My 13 month old daughter really likes tuna fish but I worry about the mercury levels in it. Does anyone know anything about this?
Hey. This is in the wrong section but I will answer it anyways with what I found. For next time, Feed that Baby! is just for breastfeeding, not foods in general, or formula feeding.
What about tuna fish? This is actually controversial. The original FDA advisory did not specifically say to avoid tuna fish, which might also become contaminated with mercury, and many critics have come out against the FDA saying that they should have included tuna on the original list. Still, the FDA did give a general recommendation to avoid eating more than 12 ounces of fish each week, which would also include tuna. To be safe, many professionals recommend limiting yourself (if you are pregnant) and younger children to just one tuna fish sandwich each week.
Specifically, the new advisory states that women who may become pregnant, pregnant women, nursing mothers, and young children should:
* not eat any shark, swordfish, king mackerel, or tilefish
* eat only two average servings (6 ounces per serving for adults, but less for kids) a week of fish that are lower in mercury, including shrimp, canned light tuna, salmon, pollock, and catfish.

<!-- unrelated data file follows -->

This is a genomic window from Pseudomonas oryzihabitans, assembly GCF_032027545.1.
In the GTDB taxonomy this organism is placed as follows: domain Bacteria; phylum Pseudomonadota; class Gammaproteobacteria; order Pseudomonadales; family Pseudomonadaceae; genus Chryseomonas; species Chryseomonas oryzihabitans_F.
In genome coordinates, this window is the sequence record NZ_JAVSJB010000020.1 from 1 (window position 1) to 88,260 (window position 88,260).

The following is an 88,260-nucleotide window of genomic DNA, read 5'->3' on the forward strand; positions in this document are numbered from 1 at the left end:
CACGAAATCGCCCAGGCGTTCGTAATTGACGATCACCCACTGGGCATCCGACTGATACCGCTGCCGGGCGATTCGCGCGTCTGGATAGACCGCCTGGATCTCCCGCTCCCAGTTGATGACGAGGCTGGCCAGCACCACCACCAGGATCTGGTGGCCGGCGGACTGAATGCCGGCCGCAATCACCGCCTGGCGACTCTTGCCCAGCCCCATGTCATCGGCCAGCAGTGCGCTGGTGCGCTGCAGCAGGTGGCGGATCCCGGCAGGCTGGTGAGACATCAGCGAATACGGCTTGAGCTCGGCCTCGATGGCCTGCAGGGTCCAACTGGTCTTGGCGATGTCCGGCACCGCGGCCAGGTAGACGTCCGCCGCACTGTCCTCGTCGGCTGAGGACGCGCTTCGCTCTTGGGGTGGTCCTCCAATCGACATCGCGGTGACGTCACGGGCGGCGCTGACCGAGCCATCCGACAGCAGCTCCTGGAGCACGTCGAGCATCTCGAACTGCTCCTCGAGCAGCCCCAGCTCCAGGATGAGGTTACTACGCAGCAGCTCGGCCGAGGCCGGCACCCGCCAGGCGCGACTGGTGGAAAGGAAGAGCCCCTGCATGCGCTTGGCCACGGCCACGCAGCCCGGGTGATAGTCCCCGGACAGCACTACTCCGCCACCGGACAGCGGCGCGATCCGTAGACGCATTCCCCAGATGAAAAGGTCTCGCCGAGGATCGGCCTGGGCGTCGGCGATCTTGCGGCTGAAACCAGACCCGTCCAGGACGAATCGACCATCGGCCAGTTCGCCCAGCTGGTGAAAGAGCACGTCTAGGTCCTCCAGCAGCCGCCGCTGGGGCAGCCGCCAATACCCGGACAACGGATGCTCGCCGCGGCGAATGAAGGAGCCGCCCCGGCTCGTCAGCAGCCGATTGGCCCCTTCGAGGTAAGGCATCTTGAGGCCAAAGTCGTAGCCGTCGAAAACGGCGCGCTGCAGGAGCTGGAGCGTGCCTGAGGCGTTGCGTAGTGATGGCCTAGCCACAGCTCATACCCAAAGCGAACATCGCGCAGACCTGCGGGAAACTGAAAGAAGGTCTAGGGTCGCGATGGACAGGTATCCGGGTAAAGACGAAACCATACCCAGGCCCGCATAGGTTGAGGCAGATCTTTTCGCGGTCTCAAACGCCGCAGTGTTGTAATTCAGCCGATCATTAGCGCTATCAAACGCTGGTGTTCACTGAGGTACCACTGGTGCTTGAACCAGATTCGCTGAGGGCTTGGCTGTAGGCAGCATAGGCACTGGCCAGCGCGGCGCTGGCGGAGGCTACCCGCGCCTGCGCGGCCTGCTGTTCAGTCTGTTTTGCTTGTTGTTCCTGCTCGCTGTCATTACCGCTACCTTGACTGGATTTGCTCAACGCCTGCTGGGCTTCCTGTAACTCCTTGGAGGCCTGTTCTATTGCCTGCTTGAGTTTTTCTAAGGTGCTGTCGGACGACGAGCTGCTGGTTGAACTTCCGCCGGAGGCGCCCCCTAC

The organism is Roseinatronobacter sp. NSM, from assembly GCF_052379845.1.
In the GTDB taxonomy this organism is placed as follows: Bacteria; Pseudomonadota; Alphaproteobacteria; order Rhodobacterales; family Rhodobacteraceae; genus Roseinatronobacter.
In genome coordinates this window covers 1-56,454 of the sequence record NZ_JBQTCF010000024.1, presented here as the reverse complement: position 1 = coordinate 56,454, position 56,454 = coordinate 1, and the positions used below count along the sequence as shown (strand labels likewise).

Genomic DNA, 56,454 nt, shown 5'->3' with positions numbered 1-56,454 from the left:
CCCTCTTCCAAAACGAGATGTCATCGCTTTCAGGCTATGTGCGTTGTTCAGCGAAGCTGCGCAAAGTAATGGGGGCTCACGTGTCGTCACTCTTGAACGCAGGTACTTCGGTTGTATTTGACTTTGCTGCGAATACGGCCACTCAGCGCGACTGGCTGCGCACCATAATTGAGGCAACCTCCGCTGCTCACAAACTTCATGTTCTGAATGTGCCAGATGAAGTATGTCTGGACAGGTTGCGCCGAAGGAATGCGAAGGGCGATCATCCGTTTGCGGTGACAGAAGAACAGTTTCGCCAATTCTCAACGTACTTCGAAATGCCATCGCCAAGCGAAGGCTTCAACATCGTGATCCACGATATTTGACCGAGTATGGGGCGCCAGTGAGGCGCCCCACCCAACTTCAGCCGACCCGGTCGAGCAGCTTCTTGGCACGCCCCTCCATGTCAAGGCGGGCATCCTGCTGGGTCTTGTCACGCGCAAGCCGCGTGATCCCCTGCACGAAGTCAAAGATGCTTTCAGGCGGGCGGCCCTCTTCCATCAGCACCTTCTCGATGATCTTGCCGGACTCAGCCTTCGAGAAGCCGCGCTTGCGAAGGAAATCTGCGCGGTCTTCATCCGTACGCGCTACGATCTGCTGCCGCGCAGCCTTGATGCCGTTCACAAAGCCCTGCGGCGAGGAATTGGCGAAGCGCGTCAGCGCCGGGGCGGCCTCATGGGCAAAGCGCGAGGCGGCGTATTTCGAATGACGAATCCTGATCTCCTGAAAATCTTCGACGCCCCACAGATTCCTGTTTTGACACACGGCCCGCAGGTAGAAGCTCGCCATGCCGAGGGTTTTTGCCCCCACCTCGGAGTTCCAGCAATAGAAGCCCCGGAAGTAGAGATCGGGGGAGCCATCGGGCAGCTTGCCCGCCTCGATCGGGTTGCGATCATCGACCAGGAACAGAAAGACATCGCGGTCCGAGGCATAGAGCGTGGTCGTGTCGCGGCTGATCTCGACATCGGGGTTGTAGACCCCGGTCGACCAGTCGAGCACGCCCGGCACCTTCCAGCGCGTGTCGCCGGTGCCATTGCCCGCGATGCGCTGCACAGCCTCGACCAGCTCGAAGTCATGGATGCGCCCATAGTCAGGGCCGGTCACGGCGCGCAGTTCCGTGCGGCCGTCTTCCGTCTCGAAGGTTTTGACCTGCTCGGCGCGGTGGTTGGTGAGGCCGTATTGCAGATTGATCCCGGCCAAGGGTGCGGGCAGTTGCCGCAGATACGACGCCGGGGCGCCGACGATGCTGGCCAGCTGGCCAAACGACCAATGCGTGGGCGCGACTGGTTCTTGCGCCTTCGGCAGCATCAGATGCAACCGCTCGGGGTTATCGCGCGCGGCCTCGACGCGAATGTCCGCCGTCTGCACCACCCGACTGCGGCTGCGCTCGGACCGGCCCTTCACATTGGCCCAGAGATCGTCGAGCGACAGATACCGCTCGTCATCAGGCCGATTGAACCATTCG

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Since albacore ('white') tuna has more mercury than canned light tuna, you should eat only up to six ounces of albacore tuna each week. You should also only eat up to six ounces of tuna steak each week.
* eat only up to six ounces per week of fish you catch in your local lakes, rivers and coastal areas, but don't consume any other fish during that week, unless local advisories state that the fish are low in mercury and that it is safe to eat more
In addition to eating tuna, the other types of fish that your younger child is most likely to eat include fish sticks and fast food fish sandwiches. These are usually made from fish that are low in mercury and would count against the two meals of fish and shellfish that you can eat each week.
Since fish and shellfish can be an important part of a healthy and balanced diet for kids and adults, it is important to not simply stop eating fish altogether because of your fear of mercury. Just keep the warnings in mind when planning your child's diet and don't exceed the recommended number of servings of fish each week.
And remember, that although a single serving of fish for an adult is about six ounces, it is only about two or three ounces for a small child between the ages of two and six years old.
Thanks, and I guess I should have read the "Feed that Baby" description a little better huh?